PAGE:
[3 ]Universidade de Santo Amaro, R. Prof. Enéas de Siqueira Neto 340, São Paulo, 04829-300 Brazil
            [4 ]Instituto Latino-Americano de Ciências da Vida e da Natureza, Universidade Federal da Integração Latino-Americana, Av. Tarquínio Joslin dos Santos 1000, Foz do Iguaçu, Paraná 85870-901 Brazil
            [5 ]Universidade Federal do Vale do São Francisco, Campus de Ciências Agrárias, Rodovia BR 407, Km 12, Lote 543 - Projeto de Irrigação Senador Nilo Coelho, s/n, Petrolina, Pernambuco 56300-990 Brazil
            [6 ]Laboratorio de Vectores y Enfermedades Transmitidas, Facultad de Veterinaria, CENUR Litoral Norte, Salto, Universidad de la República, Rivera 1350, CP 50000 Salto, Uruguay
            Contributors
            labruna@usp.br
            nava.santiago@inta.gob.ar
            amarcili@usp.br
            amarbarbieri@hotmail.com
            pablo.nunes@unila.edu.br
            horta.mc@hotmail.com
            dpvuru@hotmail.com
            Journal
            Parasit Vectors
            Parasit Vectors
            Parasites & Vectors
            BioMed Central (London )
            1756-3305
            21 September 2016
            21 September 2016
            2016
            : 9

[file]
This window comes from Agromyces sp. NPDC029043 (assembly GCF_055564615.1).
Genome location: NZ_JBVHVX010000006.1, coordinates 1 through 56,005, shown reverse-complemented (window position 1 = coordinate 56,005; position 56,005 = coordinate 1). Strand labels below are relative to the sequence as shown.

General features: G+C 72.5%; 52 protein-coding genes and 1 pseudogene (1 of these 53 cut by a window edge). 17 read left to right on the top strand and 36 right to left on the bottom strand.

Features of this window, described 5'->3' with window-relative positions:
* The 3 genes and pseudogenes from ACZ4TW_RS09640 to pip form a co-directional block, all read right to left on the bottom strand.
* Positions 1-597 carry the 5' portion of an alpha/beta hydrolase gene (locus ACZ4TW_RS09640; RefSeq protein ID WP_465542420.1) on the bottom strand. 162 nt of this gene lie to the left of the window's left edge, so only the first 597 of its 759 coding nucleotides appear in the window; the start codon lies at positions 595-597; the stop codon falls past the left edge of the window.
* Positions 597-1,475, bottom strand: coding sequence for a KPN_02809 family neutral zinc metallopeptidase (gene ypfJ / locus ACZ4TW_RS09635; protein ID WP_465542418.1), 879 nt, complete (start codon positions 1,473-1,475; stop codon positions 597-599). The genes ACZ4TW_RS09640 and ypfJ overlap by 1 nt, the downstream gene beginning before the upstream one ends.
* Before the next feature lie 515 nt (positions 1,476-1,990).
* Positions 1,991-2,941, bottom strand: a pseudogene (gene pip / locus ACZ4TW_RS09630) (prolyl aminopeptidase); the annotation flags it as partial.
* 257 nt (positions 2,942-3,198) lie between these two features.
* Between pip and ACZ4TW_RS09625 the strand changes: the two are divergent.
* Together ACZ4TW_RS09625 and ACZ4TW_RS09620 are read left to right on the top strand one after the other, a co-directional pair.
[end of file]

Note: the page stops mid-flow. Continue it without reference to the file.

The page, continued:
27655282
            5031252
            1796
            10.1186/s13071-016-1796-7
            © The Author(s). 2016

            Open AccessThis article is distributed under the terms of the Creative Commons Attribution 4.0 International License ( http://creativecommons.org/licenses/by/4.0/), which permits unrestricted use, distribution, and reproduction in any medium, provided you give appropriate credit to the original author(s) and the source, provide a link to the Creative Commons license, and indicate if changes were made. The Creative Commons Public Domain Dedication waiver ( http://creativecommons.org/publicdomain/zero/1.0/) applies to the data made available in this article, unless otherwise stated.

            Funding
            Funded by: FundRef http://dx.doi.org/10.13039/501100001807, Fundação de Amparo à Pesquisa do Estado de São Paulo;
            Award ID: 2009/53193-5
            Funded by: FundRef http://dx.doi.org/10.13039/501100002322, Coordenação de Aperfeiçoamento de Pessoal de Nível Superior;
            Award ID: CAPES/PROEX 2327/2015
            Funded by: FundRef http://dx.doi.org/10.13039/501100003593, Conselho Nacional de Desenvolvimento Científico e Tecnológico;
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            © The Author(s) 2016